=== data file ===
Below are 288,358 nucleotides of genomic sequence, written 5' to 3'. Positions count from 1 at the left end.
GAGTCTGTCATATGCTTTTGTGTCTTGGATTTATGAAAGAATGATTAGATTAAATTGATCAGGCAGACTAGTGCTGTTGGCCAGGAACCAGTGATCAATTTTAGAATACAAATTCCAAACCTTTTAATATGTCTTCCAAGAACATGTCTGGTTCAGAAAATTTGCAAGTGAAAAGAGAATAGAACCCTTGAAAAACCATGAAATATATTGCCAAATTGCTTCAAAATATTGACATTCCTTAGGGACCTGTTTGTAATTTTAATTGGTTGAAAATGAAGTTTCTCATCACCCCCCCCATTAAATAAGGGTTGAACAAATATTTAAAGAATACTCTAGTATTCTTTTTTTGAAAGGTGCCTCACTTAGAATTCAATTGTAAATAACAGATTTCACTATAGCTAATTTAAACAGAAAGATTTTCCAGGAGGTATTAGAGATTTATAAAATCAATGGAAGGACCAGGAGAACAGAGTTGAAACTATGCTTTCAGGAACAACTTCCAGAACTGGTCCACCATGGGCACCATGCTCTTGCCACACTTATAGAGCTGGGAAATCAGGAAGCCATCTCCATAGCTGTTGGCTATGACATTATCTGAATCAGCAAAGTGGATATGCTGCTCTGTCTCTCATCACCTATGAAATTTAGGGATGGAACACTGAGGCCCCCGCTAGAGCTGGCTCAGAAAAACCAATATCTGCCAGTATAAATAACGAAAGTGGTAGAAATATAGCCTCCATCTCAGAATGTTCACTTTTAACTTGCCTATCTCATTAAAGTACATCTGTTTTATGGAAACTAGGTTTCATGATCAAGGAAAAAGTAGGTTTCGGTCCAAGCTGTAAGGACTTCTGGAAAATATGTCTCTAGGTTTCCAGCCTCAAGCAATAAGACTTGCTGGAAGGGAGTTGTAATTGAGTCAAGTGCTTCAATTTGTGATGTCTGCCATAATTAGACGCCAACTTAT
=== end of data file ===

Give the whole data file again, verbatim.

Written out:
Below are 288,358 nucleotides of genomic sequence, written 5' to 3'. Positions count from 1 at the left end.
GAGTCTGTCATATGCTTTTGTGTCTTGGATTTATGAAAGAATGATTAGATTAAATTGATCAGGCAGACTAGTGCTGTTGGCCAGGAACCAGTGATCAATTTTAGAATACAAATTCCAAACCTTTTAATATGTCTTCCAAGAACATGTCTGGTTCAGAAAATTTGCAAGTGAAAAGAGAATAGAACCCTTGAAAAACCATGAAATATATTGCCAAATTGCTTCAAAATATTGACATTCCTTAGGGACCTGTTTGTAATTTTAATTGGTTGAAAATGAAGTTTCTCATCACCCCCCCCATTAAATAAGGGTTGAACAAATATTTAAAGAATACTCTAGTATTCTTTTTTTGAAAGGTGCCTCACTTAGAATTCAATTGTAAATAACAGATTTCACTATAGCTAATTTAAACAGAAAGATTTTCCAGGAGGTATTAGAGATTTATAAAATCAATGGAAGGACCAGGAGAACAGAGTTGAAACTATGCTTTCAGGAACAACTTCCAGAACTGGTCCACCATGGGCACCATGCTCTTGCCACACTTATAGAGCTGGGAAATCAGGAAGCCATCTCCATAGCTGTTGGCTATGACATTATCTGAATCAGCAAAGTGGATATGCTGCTCTGTCTCTCATCACCTATGAAATTTAGGGATGGAACACTGAGGCCCCCGCTAGAGCTGGCTCAGAAAAACCAATATCTGCCAGTATAAATAACGAAAGTGGTAGAAATATAGCCTCCATCTCAGAATGTTCACTTTTAACTTGCCTATCTCATTAAAGTACATCTGTTTTATGGAAACTAGGTTTCATGATCAAGGAAAAAGTAGGTTTCGGTCCAAGCTGTAAGGACTTCTGGAAAATATGTCTCTAGGTTTCCAGCCTCAAGCAATAAGACTTGCTGGAAGGGAGTTGTAATTGAGTCAAGTGCTTCAATTTGTGATGTCTGCCATAATTAGACGCCAACTTAT